Brussels/Skopje, 8 March 2001 (RFE/RL) -- NATO officials meeting in Brussels today agreed to allow Yugoslav army troops back into an exclusion zone between UN-administered Kosovo and the rest of Serbia. The move revises the June 1999 cease-fire deal between NATO and Belgrade that brought an end to NATO's airstrikes against Yugoslavia.
Under today's agreement, Yugoslav troops would be allowed into the 5-km-wide buffer zone at its southernmost point near Serbia's border with Macedonia. The aim is to cut routes used by ethnic Albanians to supply a militant group that has taken up positions inside Macedonia.
Macedonian's Defense Ministry says that Macedonia troops drove a group of ethnic Albanian gunmen out of the border village of Tanusevac overnight.
NATO's Supreme Headquarters in Europe and Macedonian officials in Skopje are denying reports that U.S. KFOR peacekeepers crossed into Macedonia to help in the operation.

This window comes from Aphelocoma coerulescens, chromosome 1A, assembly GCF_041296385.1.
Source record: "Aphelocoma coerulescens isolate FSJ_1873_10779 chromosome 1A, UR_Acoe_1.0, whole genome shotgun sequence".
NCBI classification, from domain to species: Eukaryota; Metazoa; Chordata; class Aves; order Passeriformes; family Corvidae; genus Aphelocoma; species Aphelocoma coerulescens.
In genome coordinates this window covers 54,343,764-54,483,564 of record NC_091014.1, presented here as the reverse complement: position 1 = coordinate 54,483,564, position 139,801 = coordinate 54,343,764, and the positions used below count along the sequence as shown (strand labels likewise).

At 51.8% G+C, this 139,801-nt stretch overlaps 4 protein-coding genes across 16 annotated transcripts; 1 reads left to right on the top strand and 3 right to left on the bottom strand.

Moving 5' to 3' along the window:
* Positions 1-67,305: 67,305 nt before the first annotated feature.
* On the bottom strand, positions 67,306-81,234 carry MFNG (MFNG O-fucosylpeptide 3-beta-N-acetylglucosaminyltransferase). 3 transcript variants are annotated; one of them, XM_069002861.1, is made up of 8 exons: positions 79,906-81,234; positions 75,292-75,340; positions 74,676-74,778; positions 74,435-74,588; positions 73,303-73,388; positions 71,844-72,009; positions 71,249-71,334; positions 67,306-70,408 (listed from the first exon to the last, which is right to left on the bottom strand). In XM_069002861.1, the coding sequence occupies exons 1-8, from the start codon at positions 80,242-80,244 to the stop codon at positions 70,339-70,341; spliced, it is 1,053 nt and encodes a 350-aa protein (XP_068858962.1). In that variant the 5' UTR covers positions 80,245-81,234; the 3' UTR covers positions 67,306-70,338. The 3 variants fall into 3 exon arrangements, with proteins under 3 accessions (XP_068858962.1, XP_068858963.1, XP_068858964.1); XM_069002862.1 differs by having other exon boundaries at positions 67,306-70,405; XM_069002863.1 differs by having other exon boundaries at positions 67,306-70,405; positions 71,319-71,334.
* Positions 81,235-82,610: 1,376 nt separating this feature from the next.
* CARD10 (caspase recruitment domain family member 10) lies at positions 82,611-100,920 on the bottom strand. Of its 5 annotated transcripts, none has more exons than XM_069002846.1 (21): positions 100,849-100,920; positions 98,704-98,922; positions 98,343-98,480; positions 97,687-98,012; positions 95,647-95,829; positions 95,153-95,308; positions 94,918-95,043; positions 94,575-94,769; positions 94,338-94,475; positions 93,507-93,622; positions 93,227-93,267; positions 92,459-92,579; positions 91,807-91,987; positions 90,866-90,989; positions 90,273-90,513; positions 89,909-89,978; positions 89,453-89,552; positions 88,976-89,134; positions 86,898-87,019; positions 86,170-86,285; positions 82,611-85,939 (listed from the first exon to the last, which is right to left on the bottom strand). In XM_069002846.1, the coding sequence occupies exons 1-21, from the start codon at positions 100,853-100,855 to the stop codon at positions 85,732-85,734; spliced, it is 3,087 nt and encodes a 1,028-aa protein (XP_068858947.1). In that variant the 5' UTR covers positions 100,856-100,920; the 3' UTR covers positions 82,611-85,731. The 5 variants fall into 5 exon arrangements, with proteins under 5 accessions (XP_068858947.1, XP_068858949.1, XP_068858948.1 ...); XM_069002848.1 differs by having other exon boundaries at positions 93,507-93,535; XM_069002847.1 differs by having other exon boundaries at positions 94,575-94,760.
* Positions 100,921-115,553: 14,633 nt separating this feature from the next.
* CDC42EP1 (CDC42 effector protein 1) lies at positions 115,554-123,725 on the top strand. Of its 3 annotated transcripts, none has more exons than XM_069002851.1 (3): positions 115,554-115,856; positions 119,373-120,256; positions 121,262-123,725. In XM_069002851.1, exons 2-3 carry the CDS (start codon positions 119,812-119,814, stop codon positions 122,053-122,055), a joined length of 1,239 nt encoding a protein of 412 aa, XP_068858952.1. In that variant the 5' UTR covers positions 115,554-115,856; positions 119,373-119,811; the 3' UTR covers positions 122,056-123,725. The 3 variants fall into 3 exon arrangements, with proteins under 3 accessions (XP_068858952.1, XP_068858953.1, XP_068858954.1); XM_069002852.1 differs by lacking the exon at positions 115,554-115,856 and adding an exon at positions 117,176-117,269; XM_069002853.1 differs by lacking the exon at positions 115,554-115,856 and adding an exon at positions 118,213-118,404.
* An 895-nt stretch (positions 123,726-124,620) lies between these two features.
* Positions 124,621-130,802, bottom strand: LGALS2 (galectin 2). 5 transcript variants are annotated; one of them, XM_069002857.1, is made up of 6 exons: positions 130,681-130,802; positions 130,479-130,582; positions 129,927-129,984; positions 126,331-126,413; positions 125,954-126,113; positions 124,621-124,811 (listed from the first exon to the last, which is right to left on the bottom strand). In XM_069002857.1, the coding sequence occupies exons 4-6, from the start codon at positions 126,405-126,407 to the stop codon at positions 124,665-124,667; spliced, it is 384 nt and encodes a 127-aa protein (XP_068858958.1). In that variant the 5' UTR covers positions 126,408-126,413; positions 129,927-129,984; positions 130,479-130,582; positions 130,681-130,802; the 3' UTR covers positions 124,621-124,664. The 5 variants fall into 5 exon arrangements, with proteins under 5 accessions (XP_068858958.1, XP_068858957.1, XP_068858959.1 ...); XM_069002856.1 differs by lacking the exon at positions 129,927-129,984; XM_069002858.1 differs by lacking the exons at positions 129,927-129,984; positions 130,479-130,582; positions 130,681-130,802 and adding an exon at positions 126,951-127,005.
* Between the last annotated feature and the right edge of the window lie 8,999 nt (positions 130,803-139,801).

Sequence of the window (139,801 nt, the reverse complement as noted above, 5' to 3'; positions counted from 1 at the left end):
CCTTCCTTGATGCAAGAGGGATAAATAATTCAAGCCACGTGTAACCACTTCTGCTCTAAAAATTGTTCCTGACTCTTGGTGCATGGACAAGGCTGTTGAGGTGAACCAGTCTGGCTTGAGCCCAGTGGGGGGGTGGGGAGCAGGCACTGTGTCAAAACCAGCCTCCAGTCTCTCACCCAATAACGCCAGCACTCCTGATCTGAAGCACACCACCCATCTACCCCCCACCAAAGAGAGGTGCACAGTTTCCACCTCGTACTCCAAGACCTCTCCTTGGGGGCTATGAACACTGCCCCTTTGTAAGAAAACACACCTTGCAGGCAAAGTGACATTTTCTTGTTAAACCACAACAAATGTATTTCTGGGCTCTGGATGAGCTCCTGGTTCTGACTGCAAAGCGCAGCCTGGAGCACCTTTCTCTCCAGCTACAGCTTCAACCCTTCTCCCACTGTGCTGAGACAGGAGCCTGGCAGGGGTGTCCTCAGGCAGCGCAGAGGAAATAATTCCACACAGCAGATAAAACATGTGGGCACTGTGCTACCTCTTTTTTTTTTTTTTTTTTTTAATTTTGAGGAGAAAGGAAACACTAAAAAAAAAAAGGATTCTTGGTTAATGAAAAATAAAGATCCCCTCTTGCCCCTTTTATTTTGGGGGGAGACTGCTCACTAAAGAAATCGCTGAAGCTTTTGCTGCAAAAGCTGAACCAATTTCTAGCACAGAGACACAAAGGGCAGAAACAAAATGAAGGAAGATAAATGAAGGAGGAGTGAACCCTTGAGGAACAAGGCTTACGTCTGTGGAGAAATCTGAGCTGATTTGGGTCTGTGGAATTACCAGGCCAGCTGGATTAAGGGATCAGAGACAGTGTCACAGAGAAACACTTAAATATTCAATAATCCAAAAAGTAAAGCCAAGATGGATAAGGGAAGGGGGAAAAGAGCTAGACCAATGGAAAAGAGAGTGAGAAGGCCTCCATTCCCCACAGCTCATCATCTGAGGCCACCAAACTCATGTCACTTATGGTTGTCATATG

Earlier today, the French AFP news agency reported that as many as 300 U.S. KFOR troops had crossed the border from Kosovo and moved through the Macedonian village of Tanusevac.
But NATO spokesman Colonel Mike Phillips told RFE/RL today that the reports are erroneous.
"They did not cross into Macedonia. Our mandate is inside Kosovo, and so KFOR soldiers do not cross that border. We don't go into Macedonia because we don't have a mandate to operate inside of Macedonia -- with the exception of a (small support staff) operating in Skopje. Unless there is an additional agreement between NATO and Macedonia -- and there is not one at this time -- it would be a violation (of NATO's mandate)."
A spokesman for Macedonia's Defense Ministry, Georgi Trendafilov, says he also thinks reports from the unclearly marked border were incorrect.
"I do not know what number of KFOR troops the report referred to on the other side of the border, but I know that (KFOR troops) are actively engaged in clearing the terrain on the other side of the border (in Kosovo), in the area around Mijak and Debelde. Those are villages in the Federal Republic of Yugoslavia in (the province of) Kosovo."
A spokesman for Macedonia's Interior Ministry, Stevo Pendarovski, also said the government in Skopje is almost certain that no KFOR troops have crossed from Kosovo to take part in operations inside of Macedonia.
(For more on the situation in Macedonia see our report by Jolyon Naegele: Albanian Refugees Flee Border Fighting